Our findings suggest that those with natural infection before vaccination produce a higher IgG response than naïve individuals as shown by a nearly 2-fold increase in the median concentrations between the two groups. SARS-CoV-2 IgG levels showed a median decline of 2% per day.
18:20- 18:35: Validation of three rapid and two high-throughput PCR testing platforms for SARS-CoV-2 testing using Copan eNAT™ viral lysis swabs containing guanidine thiocyanate
Amy Duffy, Medical Scientist – St Vincents Hospital. Medical Science Graduate – TU Dublin
Amy Duffy is a medical scientist working in the Microbiology Department of St Vincent’s University Hospital. She recently graduated with a first class honours degree in Biomedical Science from Technological University Dublin. Her final year thesis was entitled ‘Validation of three rapid and two high-throughput PCR testing platforms for SARS-CoV-2 testing using Copan eNAT™ viral lysis swabs containing guanidine thiocyanate’. It compares the performance of a new swab type with added lysis buffer across the SARS-CoV-2 testing methods employed in St Vincent’s University Hospital. She is looking forward to sharing her work at the Early Career Scientist Contribution to COVID-19 Research Webinar.
Severe acute respiratory syndrome coronavirus 2 (SARS-CoV-2) is the third beta coronavirus to cause a pandemic. With up to 30% of cases asymptomatic in nature, an effective testing strategy is needed to control the spread of SARS-CoV-2. Previously, samples for SARS-CoV-2 testing underwent a ten-minute viral inactivation step upon arrival to the laboratory in St Vincent’s University Hospital. The use of Copan eNAT™ swabs containing inactivation media aimed to remove this step, resulting in quicker turnaround times. As part of this study, Copan eNAT™ swabs were tested on the rapid and high throughput PCR methods used in St Vincent’s University Hospital. In total, 190 samples were used to validate Copan eNAT™ swabs for SARS-CoV-2 testing. For rapid and high-throughput methods, Copan eNAT™ swabs eliminated the need for viral inactivation. The use of Copan eNAT™ swabs has ultimately led to faster turnaround times, quicker results and better infection prevention and control procedures.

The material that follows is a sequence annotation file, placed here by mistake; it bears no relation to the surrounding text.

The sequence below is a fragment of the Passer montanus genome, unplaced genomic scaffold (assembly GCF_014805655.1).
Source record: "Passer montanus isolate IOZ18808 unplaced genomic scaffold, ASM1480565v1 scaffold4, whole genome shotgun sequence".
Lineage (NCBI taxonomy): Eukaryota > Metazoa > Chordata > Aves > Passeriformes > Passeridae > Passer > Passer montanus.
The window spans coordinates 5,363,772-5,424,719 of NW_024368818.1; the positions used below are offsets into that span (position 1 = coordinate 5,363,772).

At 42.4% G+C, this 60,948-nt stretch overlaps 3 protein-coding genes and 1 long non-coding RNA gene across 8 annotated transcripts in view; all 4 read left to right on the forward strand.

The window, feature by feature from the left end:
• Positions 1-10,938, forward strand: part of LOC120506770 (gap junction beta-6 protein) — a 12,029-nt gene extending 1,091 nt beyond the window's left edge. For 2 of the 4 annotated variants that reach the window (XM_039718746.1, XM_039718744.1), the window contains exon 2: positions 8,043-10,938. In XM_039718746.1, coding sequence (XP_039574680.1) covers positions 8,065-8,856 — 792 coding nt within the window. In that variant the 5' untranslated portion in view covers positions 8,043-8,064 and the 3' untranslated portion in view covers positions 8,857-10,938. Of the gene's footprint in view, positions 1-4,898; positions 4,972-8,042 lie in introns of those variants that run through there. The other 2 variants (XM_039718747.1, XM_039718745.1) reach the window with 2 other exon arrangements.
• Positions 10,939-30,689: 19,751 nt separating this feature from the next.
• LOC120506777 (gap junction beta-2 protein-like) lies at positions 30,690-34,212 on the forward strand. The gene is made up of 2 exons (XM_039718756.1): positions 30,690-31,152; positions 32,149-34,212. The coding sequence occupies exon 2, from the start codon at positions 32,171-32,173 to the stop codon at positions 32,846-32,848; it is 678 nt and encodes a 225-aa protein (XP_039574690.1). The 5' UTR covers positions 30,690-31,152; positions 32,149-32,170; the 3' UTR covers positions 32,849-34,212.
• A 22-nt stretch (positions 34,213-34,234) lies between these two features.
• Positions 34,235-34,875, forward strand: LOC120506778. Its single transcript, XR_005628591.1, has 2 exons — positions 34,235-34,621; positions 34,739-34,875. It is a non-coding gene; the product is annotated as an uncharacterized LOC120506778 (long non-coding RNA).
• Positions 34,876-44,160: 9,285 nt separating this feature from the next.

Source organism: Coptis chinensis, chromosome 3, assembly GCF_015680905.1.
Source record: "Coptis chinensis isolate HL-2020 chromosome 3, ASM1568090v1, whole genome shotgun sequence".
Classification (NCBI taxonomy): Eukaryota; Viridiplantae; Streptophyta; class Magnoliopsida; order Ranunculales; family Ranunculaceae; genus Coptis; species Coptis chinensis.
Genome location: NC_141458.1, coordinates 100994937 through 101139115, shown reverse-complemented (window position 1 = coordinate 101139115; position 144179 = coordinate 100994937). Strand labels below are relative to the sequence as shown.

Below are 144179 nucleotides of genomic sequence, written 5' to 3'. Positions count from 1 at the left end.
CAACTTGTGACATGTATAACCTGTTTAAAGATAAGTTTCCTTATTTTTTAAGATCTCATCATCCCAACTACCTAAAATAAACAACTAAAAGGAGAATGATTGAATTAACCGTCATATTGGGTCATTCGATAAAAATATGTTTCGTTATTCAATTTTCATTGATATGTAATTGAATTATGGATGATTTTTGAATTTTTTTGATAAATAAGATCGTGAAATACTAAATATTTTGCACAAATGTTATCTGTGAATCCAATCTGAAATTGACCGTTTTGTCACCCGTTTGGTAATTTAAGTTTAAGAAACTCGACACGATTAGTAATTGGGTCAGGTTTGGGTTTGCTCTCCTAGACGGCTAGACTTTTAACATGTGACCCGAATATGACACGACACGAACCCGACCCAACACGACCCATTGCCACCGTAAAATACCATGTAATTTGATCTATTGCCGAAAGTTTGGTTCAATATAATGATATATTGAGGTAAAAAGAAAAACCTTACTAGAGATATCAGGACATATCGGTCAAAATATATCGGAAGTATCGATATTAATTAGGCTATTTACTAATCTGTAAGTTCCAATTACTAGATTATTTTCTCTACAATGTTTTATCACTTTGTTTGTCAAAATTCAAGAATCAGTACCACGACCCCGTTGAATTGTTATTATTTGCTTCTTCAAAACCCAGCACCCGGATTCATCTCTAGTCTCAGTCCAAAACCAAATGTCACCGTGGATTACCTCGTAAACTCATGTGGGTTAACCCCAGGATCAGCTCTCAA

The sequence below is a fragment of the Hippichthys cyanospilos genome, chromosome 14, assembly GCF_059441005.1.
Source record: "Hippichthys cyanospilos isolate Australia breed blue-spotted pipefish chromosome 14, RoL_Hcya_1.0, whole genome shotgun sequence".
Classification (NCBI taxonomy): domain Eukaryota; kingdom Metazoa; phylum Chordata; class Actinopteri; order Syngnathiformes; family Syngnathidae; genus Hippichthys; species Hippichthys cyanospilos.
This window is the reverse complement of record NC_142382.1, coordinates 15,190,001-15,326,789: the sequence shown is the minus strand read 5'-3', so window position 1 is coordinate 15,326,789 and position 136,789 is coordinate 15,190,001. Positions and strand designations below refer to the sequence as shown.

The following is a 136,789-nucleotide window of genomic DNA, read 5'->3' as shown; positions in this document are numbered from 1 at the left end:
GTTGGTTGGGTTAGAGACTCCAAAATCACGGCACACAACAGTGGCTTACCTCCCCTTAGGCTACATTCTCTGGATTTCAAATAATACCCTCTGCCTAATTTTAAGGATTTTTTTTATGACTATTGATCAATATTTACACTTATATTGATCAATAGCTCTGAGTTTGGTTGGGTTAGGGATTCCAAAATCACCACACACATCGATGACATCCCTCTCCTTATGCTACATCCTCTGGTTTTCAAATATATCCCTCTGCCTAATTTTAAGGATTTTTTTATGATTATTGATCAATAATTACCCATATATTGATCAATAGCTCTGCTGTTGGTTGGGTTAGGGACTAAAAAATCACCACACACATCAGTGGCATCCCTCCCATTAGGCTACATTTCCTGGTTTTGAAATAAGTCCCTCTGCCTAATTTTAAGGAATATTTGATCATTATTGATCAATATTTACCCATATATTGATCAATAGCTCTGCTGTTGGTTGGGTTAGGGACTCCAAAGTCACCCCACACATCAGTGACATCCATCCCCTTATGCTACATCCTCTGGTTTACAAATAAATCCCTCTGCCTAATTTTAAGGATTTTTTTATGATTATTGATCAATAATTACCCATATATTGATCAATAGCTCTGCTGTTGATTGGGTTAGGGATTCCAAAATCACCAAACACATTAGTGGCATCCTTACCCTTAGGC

18:35 – 18:50: Validation of the Panbio COVID-19 Ag Rapid Test Device for Use in the Emergency Department on Symptomatic Patients